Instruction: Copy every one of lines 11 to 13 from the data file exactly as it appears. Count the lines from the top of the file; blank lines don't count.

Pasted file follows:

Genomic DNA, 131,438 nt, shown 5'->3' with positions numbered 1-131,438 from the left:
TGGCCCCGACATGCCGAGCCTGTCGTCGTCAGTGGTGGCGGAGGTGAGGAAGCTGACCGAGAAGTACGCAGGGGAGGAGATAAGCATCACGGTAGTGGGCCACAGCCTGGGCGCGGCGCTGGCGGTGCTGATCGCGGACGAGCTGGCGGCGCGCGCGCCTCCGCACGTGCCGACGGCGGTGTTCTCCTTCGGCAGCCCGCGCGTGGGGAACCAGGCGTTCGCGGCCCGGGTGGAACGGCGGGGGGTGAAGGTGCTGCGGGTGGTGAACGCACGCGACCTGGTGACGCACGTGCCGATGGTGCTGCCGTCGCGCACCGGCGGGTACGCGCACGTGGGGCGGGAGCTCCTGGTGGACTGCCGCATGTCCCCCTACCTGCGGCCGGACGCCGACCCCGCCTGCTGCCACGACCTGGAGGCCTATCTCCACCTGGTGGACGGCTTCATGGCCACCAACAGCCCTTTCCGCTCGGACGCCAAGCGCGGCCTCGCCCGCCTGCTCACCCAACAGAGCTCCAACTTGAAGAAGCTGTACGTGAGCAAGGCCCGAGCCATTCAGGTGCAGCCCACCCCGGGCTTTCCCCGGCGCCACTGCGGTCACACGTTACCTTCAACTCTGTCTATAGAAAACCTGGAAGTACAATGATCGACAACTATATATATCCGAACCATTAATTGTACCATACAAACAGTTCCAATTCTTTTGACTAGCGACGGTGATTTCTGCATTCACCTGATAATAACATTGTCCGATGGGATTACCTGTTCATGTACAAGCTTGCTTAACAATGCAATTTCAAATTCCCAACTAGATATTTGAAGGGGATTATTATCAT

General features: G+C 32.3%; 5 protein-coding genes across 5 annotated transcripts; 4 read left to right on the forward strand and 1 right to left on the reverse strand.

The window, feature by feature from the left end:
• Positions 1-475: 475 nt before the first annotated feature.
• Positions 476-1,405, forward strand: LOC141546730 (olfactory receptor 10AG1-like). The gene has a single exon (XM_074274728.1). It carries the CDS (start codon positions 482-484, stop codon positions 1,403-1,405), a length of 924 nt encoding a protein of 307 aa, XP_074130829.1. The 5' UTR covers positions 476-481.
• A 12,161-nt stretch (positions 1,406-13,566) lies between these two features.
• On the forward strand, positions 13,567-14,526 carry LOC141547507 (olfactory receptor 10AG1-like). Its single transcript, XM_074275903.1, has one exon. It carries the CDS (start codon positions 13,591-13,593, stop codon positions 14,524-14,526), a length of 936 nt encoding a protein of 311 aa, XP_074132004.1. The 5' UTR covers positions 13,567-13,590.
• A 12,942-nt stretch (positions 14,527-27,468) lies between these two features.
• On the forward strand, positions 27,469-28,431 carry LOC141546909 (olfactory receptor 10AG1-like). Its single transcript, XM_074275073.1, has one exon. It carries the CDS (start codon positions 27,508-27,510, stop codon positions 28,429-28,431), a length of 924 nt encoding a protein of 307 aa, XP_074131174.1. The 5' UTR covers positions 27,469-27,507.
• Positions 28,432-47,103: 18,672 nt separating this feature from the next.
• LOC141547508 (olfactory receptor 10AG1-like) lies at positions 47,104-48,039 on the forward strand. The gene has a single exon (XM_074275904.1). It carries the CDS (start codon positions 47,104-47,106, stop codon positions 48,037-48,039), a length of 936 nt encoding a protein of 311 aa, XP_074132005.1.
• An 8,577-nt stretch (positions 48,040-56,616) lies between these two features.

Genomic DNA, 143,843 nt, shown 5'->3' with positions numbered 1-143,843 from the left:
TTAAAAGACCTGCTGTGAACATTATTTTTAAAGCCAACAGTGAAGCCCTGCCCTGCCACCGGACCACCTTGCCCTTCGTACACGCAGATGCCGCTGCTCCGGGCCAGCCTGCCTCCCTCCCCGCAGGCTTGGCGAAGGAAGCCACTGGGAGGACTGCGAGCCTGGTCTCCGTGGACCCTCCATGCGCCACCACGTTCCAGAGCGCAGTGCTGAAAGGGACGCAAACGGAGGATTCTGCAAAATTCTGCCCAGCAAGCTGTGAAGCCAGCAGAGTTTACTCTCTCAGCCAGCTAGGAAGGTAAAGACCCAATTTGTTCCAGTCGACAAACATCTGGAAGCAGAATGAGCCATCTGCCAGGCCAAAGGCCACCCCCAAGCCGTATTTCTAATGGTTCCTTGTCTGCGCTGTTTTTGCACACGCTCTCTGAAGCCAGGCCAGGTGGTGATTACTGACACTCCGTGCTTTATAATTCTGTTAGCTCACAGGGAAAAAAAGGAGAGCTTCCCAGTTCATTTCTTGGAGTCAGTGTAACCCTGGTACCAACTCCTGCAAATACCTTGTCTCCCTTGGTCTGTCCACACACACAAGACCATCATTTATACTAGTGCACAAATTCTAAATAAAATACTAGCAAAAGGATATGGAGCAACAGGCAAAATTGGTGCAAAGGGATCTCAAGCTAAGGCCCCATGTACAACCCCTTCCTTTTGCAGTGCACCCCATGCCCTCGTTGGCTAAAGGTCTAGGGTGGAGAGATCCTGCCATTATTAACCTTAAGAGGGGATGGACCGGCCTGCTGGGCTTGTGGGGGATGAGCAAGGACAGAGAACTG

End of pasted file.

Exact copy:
• Positions 28,432-47,103: 18,672 nt separating this feature from the next.
• LOC141547508 (olfactory receptor 10AG1-like) lies at positions 47,104-48,039 on the forward strand. The gene has a single exon (XM_074275904.1). It carries the CDS (start codon positions 47,104-47,106, stop codon positions 48,037-48,039), a length of 936 nt encoding a protein of 311 aa, XP_074132005.1.
• An 8,577-nt stretch (positions 48,040-56,616) lies between these two features.